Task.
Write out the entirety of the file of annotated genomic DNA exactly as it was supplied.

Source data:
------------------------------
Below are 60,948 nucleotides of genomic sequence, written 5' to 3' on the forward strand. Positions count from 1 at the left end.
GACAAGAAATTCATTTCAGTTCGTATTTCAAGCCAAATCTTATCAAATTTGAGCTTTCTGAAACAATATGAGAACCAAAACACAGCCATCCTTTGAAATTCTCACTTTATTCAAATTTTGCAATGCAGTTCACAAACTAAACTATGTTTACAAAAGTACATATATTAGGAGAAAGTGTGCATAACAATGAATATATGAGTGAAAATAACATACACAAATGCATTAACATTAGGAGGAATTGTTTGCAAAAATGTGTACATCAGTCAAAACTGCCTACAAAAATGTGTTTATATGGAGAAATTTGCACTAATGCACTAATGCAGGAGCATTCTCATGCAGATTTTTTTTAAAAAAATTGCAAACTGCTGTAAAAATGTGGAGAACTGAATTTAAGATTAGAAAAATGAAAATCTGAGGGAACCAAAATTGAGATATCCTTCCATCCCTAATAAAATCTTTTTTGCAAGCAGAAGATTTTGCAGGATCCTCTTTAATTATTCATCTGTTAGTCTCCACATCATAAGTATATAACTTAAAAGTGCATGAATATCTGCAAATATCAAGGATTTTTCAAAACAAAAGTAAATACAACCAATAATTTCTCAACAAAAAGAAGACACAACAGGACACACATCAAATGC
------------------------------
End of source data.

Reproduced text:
Below are 60,948 nucleotides of genomic sequence, written 5' to 3' on the forward strand. Positions count from 1 at the left end.
GACAAGAAATTCATTTCAGTTCGTATTTCAAGCCAAATCTTATCAAATTTGAGCTTTCTGAAACAATATGAGAACCAAAACACAGCCATCCTTTGAAATTCTCACTTTATTCAAATTTTGCAATGCAGTTCACAAACTAAACTATGTTTACAAAAGTACATATATTAGGAGAAAGTGTGCATAACAATGAATATATGAGTGAAAATAACATACACAAATGCATTAACATTAGGAGGAATTGTTTGCAAAAATGTGTACATCAGTCAAAACTGCCTACAAAAATGTGTTTATATGGAGAAATTTGCACTAATGCACTAATGCAGGAGCATTCTCATGCAGATTTTTTTTAAAAAAATTGCAAACTGCTGTAAAAATGTGGAGAACTGAATTTAAGATTAGAAAAATGAAAATCTGAGGGAACCAAAATTGAGATATCCTTCCATCCCTAATAAAATCTTTTTTGCAAGCAGAAGATTTTGCAGGATCCTCTTTAATTATTCATCTGTTAGTCTCCACATCATAAGTATATAACTTAAAAGTGCATGAATATCTGCAAATATCAAGGATTTTTCAAAACAAAAGTAAATACAACCAATAATTTCTCAACAAAAAGAAGACACAACAGGACACACATCAAATGC